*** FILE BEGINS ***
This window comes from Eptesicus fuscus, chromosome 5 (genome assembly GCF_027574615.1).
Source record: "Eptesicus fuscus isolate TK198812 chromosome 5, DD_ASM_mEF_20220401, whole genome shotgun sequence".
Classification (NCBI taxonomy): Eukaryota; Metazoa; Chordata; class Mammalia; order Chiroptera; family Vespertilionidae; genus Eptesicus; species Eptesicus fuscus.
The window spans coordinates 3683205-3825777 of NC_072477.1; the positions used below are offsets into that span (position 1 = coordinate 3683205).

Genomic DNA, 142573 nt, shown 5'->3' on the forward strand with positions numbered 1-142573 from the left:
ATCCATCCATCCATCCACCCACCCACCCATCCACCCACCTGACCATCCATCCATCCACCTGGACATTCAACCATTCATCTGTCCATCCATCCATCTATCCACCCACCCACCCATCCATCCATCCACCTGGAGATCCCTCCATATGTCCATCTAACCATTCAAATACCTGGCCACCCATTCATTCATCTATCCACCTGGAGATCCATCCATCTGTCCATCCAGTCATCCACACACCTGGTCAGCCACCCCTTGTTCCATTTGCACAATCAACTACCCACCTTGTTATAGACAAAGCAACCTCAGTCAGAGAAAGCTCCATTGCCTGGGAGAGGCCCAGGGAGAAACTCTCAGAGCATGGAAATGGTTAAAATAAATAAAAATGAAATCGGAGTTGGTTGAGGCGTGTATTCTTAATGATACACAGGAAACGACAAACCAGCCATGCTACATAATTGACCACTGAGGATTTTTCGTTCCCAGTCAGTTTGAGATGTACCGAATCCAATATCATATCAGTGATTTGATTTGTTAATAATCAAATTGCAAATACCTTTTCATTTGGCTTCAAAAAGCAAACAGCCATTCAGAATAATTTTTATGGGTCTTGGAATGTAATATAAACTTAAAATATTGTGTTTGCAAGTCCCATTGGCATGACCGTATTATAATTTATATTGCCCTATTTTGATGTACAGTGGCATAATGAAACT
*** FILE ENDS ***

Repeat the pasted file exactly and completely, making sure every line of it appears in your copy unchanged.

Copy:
This window comes from Eptesicus fuscus, chromosome 5 (genome assembly GCF_027574615.1).
Source record: "Eptesicus fuscus isolate TK198812 chromosome 5, DD_ASM_mEF_20220401, whole genome shotgun sequence".
Classification (NCBI taxonomy): Eukaryota; Metazoa; Chordata; class Mammalia; order Chiroptera; family Vespertilionidae; genus Eptesicus; species Eptesicus fuscus.
The window spans coordinates 3683205-3825777 of NC_072477.1; the positions used below are offsets into that span (position 1 = coordinate 3683205).

Genomic DNA, 142573 nt, shown 5'->3' on the forward strand with positions numbered 1-142573 from the left:
ATCCATCCATCCATCCACCCACCCACCCATCCACCCACCTGACCATCCATCCATCCACCTGGACATTCAACCATTCATCTGTCCATCCATCCATCTATCCACCCACCCACCCATCCATCCATCCACCTGGAGATCCCTCCATATGTCCATCTAACCATTCAAATACCTGGCCACCCATTCATTCATCTATCCACCTGGAGATCCATCCATCTGTCCATCCAGTCATCCACACACCTGGTCAGCCACCCCTTGTTCCATTTGCACAATCAACTACCCACCTTGTTATAGACAAAGCAACCTCAGTCAGAGAAAGCTCCATTGCCTGGGAGAGGCCCAGGGAGAAACTCTCAGAGCATGGAAATGGTTAAAATAAATAAAAATGAAATCGGAGTTGGTTGAGGCGTGTATTCTTAATGATACACAGGAAACGACAAACCAGCCATGCTACATAATTGACCACTGAGGATTTTTCGTTCCCAGTCAGTTTGAGATGTACCGAATCCAATATCATATCAGTGATTTGATTTGTTAATAATCAAATTGCAAATACCTTTTCATTTGGCTTCAAAAAGCAAACAGCCATTCAGAATAATTTTTATGGGTCTTGGAATGTAATATAAACTTAAAATATTGTGTTTGCAAGTCCCATTGGCATGACCGTATTATAATTTATATTGCCCTATTTTGATGTACAGTGGCATAATGAAACT